On this episode of Broad & High, an artist profile: Dennis DeVendra, a blind woodturner. Also a look at Dangerdust, the anonymous chalk artist duo from Columbus College of Arts and Design, Helping Hands Center an arts & autism based in Clintonville, Petali Teas and D’Art the Gallery Kitty at Dublin Arts Council.
Columbus’ Kathy Ransier Overcame To Build An Extraordinary Life
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Columbus attorney Kathy Ransier grew up in Huntington, West Virginia. Challenged there by racism and prejudice, Ransier overcame to build an extraordinary life.
In the 1950s, about 80,000 people lived in Huntington; only about 3,000 were black. The schools were segregated, some movie theaters, and most all restaurants. Kathy Ransier says there was always tension between blacks and whites. She recalls an incident on a city bus.
â€œI remember an incident with my cousin who wasnâ€™t paying attention when she was approached by a white woman who said, â€˜Get up!â€™ And she didnâ€™t respond because she wasnâ€™t paying attention. And then the woman said, â€˜Get up, N-word.â€™ To which my aunt responded, â€˜Donâ€™t talk to her like that, sheâ€™s getting up.â€™â€
Ransier says black parents taught their children how to live in this segregated world. She says sheâ€™s glad her children grew up in Columbus.
â€œI hate the idea that my children would have had the experience that I had to endure of fear; of always having to be aware â€“ acutely aware â€“ as a very young person of where you are, what youâ€™re doing, the volume of your voice, you were quiet. You didnâ€™t draw attention to yourselves,â€ Ransier says.
Visits to Columbus, Ransier says, were freeing experiences.
â€œWe knew every summer that we were going to be able to charter a bus and come up to Columbus. And that was a fun, fun weekend. We did the zoo, we did the amusement park; weâ€™d go to Lazarus and I remember the Toyland at Lazarus. But it was such a different feel; a different feel of walking down the street and not having people expect you to move out of the way. So itâ€™s always held a very positive impression for me.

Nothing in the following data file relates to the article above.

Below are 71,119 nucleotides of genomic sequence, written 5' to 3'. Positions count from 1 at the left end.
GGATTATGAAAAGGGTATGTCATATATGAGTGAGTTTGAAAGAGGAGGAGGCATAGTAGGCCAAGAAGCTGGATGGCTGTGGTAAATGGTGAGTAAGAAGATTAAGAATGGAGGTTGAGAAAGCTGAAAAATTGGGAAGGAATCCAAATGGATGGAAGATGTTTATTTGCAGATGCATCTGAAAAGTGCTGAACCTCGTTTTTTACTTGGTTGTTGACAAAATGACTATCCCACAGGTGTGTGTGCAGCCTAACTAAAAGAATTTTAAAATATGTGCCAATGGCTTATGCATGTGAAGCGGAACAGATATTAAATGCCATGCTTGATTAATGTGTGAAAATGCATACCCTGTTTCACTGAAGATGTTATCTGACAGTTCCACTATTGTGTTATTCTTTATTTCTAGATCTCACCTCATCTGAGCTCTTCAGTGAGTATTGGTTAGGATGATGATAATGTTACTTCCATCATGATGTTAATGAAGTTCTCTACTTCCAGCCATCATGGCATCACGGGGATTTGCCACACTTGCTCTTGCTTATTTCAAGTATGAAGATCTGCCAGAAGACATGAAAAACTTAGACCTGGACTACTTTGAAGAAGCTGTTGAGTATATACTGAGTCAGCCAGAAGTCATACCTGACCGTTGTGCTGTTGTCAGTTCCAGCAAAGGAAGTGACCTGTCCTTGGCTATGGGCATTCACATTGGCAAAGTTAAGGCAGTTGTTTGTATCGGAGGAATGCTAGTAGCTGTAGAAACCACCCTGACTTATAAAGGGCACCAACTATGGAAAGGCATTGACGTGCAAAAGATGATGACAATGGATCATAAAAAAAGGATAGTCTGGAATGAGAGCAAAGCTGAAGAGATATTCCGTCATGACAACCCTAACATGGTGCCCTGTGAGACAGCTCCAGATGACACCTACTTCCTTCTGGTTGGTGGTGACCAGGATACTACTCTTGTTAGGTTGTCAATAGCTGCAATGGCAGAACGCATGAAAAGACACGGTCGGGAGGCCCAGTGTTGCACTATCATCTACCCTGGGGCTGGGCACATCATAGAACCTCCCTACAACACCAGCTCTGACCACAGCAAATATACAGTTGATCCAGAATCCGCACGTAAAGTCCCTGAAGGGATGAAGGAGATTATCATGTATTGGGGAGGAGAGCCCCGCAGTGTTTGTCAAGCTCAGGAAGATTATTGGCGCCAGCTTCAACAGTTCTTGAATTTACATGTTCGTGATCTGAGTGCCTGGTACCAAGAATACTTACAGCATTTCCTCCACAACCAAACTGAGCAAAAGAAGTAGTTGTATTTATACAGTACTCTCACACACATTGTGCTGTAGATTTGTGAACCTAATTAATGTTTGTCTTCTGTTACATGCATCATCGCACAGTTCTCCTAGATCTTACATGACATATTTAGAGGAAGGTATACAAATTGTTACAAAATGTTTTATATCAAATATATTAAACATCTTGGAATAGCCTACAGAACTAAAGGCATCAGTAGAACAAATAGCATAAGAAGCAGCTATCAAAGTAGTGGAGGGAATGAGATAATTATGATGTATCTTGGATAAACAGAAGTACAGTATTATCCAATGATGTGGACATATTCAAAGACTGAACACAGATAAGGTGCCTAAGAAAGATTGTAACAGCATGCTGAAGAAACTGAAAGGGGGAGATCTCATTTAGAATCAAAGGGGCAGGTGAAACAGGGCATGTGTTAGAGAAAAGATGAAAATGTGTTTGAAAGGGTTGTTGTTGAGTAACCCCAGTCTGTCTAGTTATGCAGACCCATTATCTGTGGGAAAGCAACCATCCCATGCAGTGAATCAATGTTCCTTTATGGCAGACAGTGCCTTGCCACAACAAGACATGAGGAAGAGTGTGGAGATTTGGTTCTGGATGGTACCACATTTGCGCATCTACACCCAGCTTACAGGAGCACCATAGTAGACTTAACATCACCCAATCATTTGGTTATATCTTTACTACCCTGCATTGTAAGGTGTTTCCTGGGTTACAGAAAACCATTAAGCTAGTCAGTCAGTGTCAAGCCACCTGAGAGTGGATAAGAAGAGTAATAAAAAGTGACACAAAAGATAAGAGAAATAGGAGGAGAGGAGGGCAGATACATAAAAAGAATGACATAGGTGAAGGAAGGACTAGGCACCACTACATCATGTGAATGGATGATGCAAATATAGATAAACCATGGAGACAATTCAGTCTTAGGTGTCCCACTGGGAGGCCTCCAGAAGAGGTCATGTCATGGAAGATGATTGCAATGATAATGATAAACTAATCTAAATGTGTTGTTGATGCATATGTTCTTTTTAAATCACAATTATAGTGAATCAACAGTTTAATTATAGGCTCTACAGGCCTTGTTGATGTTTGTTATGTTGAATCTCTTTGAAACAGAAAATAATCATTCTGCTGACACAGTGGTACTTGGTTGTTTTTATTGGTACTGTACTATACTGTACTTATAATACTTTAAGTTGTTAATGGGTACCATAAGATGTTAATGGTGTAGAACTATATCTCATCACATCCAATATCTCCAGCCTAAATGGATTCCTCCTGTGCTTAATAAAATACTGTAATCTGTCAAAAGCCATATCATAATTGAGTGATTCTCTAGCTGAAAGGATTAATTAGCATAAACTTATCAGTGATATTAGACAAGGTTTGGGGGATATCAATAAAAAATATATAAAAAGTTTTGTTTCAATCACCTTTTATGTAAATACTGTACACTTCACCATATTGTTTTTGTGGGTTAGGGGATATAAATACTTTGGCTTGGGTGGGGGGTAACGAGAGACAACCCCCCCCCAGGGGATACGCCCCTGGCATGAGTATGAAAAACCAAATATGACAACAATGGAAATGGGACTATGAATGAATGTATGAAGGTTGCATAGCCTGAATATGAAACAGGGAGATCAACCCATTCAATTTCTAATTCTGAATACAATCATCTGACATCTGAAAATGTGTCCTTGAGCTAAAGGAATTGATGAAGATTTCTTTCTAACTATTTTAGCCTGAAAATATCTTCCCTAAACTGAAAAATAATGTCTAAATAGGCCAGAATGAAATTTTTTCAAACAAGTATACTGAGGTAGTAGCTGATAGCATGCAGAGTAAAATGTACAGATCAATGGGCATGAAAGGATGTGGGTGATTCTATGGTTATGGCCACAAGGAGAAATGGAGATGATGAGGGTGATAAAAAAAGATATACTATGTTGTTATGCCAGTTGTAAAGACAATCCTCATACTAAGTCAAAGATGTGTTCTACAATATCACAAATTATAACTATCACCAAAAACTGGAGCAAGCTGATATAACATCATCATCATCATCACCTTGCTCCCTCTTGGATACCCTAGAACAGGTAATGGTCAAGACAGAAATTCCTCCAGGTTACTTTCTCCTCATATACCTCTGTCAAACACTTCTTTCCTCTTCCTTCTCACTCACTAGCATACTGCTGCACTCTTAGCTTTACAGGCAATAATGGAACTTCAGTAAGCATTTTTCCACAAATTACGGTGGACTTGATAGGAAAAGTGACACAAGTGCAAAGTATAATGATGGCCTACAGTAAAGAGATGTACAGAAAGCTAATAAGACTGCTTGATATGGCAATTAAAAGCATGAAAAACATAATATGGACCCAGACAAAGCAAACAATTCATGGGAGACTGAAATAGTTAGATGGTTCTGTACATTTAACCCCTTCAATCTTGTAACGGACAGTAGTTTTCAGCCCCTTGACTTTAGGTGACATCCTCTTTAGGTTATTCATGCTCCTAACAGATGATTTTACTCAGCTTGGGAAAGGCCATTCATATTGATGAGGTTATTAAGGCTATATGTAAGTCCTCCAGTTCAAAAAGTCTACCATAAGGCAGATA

Ransier was a math major in college and after graduation, she returned to Huntington to work for International Nickel Incorporated. She was one of the first African Americans to work in the business office. Even so, she says, the overt racism continued.
â€œThere was one guy in particular who, he had to work for me, he was subordinate to me. So when I was in the computer room he had to load my disks because they were enormous â€“ big, huge heavy disks. Then he would always make a big deal, even if people were there, about loading it. And so one day we were the only ones in the room. And I walked in and he looked at me and he used his hand to form a gun and he pretended to shoot me.â€
After only a few years, Ransier decided to return to college for a law degree. She chose Ohio State University.
â€œAfter the experiences I had had, I wasnâ€™t expecting to be well-treated if I was employed by somebody else. So I really went to law school with the idea of putting up a shingle, as we used to call it, and I met a wonderful man, Fred Ransier, that bought into my dream,â€ says Ransier.
The law firm of Ransier and Ransier opened up shop in German Village and for 26 years husband and wife worked together serving an ever growing clientele. Later the couple became partners at Vorys, Sater, Seymour and Pease.
Kathy Ransier is now retired from the practice. But sheâ€™s still a board member with the airport authority and Huntington Bancshares. A few years ago she was asked to speak to one of the bankâ€™s leadership conferences.
â€œI came up with the topic â€œFrom Huntington to Huntington.â€ What a long way! What an interesting road Iâ€™ve traveled. And just how poignant that is.â€
Kathy Ransier says Columbus is home.
â€œColumbus is like a warm blanket around me. It nurtures me. Itâ€™s safe to have stayed here and lived here, had children, enjoyed all the benefits that life is expected to give you. Itâ€™s been amazing. And no regrets. No regrets. None.